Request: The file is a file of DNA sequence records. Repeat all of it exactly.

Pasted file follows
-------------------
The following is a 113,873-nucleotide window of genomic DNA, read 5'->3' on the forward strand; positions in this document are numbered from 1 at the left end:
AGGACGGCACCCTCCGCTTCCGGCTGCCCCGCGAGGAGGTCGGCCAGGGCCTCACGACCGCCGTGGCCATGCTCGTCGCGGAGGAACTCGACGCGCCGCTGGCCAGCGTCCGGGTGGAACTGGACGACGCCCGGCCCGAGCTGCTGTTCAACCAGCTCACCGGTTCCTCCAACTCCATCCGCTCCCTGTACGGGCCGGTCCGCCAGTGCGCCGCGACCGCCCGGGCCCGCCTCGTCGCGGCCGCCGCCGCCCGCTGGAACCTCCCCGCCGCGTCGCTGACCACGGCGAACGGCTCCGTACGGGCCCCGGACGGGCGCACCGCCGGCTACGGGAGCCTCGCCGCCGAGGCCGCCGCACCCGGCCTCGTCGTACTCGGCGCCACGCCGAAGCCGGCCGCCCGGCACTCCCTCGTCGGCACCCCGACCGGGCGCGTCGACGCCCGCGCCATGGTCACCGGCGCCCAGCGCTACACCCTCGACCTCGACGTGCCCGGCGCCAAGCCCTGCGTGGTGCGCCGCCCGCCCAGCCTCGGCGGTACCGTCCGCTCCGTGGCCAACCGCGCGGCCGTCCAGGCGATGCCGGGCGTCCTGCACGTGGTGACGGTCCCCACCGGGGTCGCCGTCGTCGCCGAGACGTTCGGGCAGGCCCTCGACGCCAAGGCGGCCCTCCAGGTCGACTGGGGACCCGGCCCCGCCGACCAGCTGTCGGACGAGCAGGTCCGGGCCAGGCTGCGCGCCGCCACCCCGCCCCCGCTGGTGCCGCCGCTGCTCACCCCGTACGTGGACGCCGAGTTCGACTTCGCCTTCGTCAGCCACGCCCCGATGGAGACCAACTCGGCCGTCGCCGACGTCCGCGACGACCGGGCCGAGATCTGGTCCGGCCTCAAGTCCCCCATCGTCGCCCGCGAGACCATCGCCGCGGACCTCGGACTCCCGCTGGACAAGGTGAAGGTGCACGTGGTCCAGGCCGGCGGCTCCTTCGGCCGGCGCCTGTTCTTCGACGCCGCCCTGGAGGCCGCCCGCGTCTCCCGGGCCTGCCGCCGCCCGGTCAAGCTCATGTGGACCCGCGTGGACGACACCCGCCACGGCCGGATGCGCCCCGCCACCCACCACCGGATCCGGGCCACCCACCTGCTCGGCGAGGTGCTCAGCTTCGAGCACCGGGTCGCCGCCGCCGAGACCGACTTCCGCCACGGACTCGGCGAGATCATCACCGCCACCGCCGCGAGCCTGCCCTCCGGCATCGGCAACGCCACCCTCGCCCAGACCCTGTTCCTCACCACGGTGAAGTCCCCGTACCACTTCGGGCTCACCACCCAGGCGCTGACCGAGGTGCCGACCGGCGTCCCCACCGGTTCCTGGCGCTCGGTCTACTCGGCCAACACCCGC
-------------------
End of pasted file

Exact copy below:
The following is a 113,873-nucleotide window of genomic DNA, read 5'->3' on the forward strand; positions in this document are numbered from 1 at the left end:
AGGACGGCACCCTCCGCTTCCGGCTGCCCCGCGAGGAGGTCGGCCAGGGCCTCACGACCGCCGTGGCCATGCTCGTCGCGGAGGAACTCGACGCGCCGCTGGCCAGCGTCCGGGTGGAACTGGACGACGCCCGGCCCGAGCTGCTGTTCAACCAGCTCACCGGTTCCTCCAACTCCATCCGCTCCCTGTACGGGCCGGTCCGCCAGTGCGCCGCGACCGCCCGGGCCCGCCTCGTCGCGGCCGCCGCCGCCCGCTGGAACCTCCCCGCCGCGTCGCTGACCACGGCGAACGGCTCCGTACGGGCCCCGGACGGGCGCACCGCCGGCTACGGGAGCCTCGCCGCCGAGGCCGCCGCACCCGGCCTCGTCGTACTCGGCGCCACGCCGAAGCCGGCCGCCCGGCACTCCCTCGTCGGCACCCCGACCGGGCGCGTCGACGCCCGCGCCATGGTCACCGGCGCCCAGCGCTACACCCTCGACCTCGACGTGCCCGGCGCCAAGCCCTGCGTGGTGCGCCGCCCGCCCAGCCTCGGCGGTACCGTCCGCTCCGTGGCCAACCGCGCGGCCGTCCAGGCGATGCCGGGCGTCCTGCACGTGGTGACGGTCCCCACCGGGGTCGCCGTCGTCGCCGAGACGTTCGGGCAGGCCCTCGACGCCAAGGCGGCCCTCCAGGTCGACTGGGGACCCGGCCCCGCCGACCAGCTGTCGGACGAGCAGGTCCGGGCCAGGCTGCGCGCCGCCACCCCGCCCCCGCTGGTGCCGCCGCTGCTCACCCCGTACGTGGACGCCGAGTTCGACTTCGCCTTCGTCAGCCACGCCCCGATGGAGACCAACTCGGCCGTCGCCGACGTCCGCGACGACCGGGCCGAGATCTGGTCCGGCCTCAAGTCCCCCATCGTCGCCCGCGAGACCATCGCCGCGGACCTCGGACTCCCGCTGGACAAGGTGAAGGTGCACGTGGTCCAGGCCGGCGGCTCCTTCGGCCGGCGCCTGTTCTTCGACGCCGCCCTGGAGGCCGCCCGCGTCTCCCGGGCCTGCCGCCGCCCGGTCAAGCTCATGTGGACCCGCGTGGACGACACCCGCCACGGCCGGATGCGCCCCGCCACCCACCACCGGATCCGGGCCACCCACCTGCTCGGCGAGGTGCTCAGCTTCGAGCACCGGGTCGCCGCCGCCGAGACCGACTTCCGCCACGGACTCGGCGAGATCATCACCGCCACCGCCGCGAGCCTGCCCTCCGGCATCGGCAACGCCACCCTCGCCCAGACCCTGTTCCTCACCACGGTGAAGTCCCCGTACCACTTCGGGCTCACCACCCAGGCGCTGACCGAGGTGCCGACCGGCGTCCCCACCGGTTCCTGGCGCTCGGTCTACTCGGCCAACACCCGC